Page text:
Creating a Project
A project to create a Cocoa application in Lisp includes at least a file of Lisp code and a nibfile--a file of user-interface objects created by Apple's InterfaceBuilder application. We'll begin by creating those files and a place to store them.
This HOWTO includes a working nibfile ("CurrencyConverter.nib") and a Lisp source file ("CurrencyConverter.lisp"). You can build a working copy of the example application by using these files, but you probably shouldn't. If you want to understand how to build your own Lisp application projects, you should follow the instructions here to create your own source file and nibfile, and use the example files only for reference in case something goes wrong.
Create the Project Folder
First, create a project folder to hold the files you are going to create. When your project is complete, the folder will contain a nibfile that defines the user interface, and a Lisp source file that defines the behavior of the application. Those two files are really all there is to a Lisp application, though not all applications are as simple as this currency converter. For more complex applications it makes sense to split your UI into several nibfiles, and to split your implementation into several source files. The basic principle remains the same, however: nibfiles define your user interface, and Lisp files define your application's behavior.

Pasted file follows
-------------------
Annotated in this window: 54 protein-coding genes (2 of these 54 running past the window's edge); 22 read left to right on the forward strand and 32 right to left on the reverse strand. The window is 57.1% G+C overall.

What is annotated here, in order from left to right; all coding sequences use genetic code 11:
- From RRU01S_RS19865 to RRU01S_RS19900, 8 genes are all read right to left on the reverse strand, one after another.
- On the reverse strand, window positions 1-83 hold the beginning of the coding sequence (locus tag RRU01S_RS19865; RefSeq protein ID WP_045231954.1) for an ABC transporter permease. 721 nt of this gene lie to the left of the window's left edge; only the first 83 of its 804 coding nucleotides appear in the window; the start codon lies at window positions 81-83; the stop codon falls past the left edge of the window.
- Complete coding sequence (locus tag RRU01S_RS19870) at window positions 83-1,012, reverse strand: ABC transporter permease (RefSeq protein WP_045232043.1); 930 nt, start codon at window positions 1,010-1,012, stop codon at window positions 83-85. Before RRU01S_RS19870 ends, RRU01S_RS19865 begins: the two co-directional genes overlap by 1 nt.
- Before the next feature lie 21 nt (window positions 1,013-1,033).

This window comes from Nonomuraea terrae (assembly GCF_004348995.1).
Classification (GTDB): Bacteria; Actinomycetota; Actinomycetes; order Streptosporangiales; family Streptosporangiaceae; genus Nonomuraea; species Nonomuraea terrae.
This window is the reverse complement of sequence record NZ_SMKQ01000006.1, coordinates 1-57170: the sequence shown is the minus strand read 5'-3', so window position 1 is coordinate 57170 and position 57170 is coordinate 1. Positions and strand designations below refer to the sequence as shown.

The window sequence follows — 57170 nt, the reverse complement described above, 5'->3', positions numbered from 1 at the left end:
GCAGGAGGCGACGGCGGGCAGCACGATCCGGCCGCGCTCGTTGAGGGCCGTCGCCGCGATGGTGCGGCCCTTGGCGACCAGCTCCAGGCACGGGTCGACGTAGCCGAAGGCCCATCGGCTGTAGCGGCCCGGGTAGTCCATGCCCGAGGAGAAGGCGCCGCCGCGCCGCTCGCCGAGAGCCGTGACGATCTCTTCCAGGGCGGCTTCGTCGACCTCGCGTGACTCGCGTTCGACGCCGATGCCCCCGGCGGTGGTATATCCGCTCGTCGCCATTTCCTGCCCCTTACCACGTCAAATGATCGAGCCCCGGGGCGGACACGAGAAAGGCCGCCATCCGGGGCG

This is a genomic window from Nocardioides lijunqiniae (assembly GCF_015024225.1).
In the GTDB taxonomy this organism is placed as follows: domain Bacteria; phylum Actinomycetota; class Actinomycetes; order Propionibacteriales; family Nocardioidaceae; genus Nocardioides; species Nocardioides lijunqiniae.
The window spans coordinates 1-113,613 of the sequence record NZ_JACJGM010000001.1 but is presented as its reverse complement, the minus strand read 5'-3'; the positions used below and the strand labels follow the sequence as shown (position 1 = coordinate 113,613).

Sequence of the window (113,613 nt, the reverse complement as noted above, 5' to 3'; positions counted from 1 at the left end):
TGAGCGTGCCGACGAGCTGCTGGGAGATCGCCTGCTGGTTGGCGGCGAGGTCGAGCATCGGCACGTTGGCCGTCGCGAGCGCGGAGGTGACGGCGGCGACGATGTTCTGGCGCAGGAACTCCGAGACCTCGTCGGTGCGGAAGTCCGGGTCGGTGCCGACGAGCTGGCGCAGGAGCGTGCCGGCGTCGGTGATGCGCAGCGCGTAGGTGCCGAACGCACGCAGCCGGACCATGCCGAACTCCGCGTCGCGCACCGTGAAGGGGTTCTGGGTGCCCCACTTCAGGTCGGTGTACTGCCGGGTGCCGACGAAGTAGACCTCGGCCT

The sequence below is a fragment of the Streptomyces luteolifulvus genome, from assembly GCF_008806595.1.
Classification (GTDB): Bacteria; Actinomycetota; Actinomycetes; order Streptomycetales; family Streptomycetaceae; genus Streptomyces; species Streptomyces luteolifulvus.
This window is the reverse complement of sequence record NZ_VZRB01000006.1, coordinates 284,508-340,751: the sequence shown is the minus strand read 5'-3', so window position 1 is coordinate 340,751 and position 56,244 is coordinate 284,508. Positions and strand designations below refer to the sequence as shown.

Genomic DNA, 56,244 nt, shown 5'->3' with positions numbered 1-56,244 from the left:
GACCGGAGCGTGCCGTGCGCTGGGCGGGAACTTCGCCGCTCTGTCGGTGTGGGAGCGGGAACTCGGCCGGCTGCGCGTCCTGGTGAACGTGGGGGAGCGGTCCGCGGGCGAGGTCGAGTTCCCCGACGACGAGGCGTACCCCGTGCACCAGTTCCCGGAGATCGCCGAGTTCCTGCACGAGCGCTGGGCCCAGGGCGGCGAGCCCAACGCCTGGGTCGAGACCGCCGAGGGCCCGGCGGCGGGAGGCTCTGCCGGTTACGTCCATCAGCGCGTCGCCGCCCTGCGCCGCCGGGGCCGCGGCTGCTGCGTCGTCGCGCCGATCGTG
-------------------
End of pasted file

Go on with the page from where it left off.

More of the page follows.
Create a folder somewhere convenient, and name it "currency-converter". Next we will use Apple's InterfaceBuilder application to create the user interface. The next page tells you how to do that; when you create your nibfile, save it into your "currency-converter" folder.